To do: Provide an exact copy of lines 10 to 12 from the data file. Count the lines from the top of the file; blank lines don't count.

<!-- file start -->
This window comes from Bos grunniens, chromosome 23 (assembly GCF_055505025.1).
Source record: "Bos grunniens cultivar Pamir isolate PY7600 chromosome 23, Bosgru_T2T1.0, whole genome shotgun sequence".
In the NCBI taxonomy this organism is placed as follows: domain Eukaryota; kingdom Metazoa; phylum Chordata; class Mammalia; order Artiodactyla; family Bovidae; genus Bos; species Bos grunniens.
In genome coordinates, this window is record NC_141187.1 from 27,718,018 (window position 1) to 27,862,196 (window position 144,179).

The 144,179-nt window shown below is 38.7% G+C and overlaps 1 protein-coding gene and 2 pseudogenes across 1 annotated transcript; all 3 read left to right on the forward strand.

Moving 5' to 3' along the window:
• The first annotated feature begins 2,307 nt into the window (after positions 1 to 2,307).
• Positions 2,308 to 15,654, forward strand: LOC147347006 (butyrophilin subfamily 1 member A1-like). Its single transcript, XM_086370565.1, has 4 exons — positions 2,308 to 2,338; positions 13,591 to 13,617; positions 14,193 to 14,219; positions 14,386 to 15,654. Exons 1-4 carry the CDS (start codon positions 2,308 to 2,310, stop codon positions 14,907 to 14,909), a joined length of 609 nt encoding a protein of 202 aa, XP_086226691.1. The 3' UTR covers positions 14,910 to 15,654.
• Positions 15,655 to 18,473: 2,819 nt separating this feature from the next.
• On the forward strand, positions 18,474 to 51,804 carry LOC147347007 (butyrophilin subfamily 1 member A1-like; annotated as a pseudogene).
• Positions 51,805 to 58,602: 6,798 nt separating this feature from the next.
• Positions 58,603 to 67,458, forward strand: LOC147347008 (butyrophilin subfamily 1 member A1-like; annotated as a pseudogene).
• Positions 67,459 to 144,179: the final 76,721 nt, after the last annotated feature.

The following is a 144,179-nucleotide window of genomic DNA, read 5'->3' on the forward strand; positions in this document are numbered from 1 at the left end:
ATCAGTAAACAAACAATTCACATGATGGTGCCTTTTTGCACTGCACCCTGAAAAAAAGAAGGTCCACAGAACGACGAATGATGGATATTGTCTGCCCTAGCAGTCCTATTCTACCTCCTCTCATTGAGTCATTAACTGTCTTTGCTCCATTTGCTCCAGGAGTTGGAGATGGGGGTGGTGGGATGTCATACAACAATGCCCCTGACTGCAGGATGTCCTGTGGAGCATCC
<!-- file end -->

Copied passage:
• On the forward strand, positions 18,474 to 51,804 carry LOC147347007 (butyrophilin subfamily 1 member A1-like; annotated as a pseudogene).
• Positions 51,805 to 58,602: 6,798 nt separating this feature from the next.
• Positions 58,603 to 67,458, forward strand: LOC147347008 (butyrophilin subfamily 1 member A1-like; annotated as a pseudogene).